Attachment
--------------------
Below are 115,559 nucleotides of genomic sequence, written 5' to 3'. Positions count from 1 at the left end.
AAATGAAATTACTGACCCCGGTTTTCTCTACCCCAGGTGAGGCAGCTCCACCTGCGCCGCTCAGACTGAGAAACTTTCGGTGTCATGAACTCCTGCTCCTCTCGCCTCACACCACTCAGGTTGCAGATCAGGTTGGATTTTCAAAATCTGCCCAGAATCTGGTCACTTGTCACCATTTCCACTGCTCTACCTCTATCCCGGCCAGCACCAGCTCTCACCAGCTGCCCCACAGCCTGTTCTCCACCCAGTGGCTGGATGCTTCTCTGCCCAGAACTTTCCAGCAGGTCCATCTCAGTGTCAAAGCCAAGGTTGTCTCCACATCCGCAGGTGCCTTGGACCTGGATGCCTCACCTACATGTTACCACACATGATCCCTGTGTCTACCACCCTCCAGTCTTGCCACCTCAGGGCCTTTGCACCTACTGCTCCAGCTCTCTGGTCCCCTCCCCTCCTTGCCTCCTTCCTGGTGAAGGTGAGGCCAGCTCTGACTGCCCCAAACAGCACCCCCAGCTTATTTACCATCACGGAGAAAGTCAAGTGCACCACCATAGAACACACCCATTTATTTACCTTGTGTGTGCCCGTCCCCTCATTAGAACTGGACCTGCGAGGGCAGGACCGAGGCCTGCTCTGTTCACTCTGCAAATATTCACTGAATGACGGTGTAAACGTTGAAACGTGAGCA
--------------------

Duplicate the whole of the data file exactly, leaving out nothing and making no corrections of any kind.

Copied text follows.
Below are 115,559 nucleotides of genomic sequence, written 5' to 3'. Positions count from 1 at the left end.
AAATGAAATTACTGACCCCGGTTTTCTCTACCCCAGGTGAGGCAGCTCCACCTGCGCCGCTCAGACTGAGAAACTTTCGGTGTCATGAACTCCTGCTCCTCTCGCCTCACACCACTCAGGTTGCAGATCAGGTTGGATTTTCAAAATCTGCCCAGAATCTGGTCACTTGTCACCATTTCCACTGCTCTACCTCTATCCCGGCCAGCACCAGCTCTCACCAGCTGCCCCACAGCCTGTTCTCCACCCAGTGGCTGGATGCTTCTCTGCCCAGAACTTTCCAGCAGGTCCATCTCAGTGTCAAAGCCAAGGTTGTCTCCACATCCGCAGGTGCCTTGGACCTGGATGCCTCACCTACATGTTACCACACATGATCCCTGTGTCTACCACCCTCCAGTCTTGCCACCTCAGGGCCTTTGCACCTACTGCTCCAGCTCTCTGGTCCCCTCCCCTCCTTGCCTCCTTCCTGGTGAAGGTGAGGCCAGCTCTGACTGCCCCAAACAGCACCCCCAGCTTATTTACCATCACGGAGAAAGTCAAGTGCACCACCATAGAACACACCCATTTATTTACCTTGTGTGTGCCCGTCCCCTCATTAGAACTGGACCTGCGAGGGCAGGACCGAGGCCTGCTCTGTTCACTCTGCAAATATTCACTGAATGACGGTGTAAACGTTGAAACGTGAGCA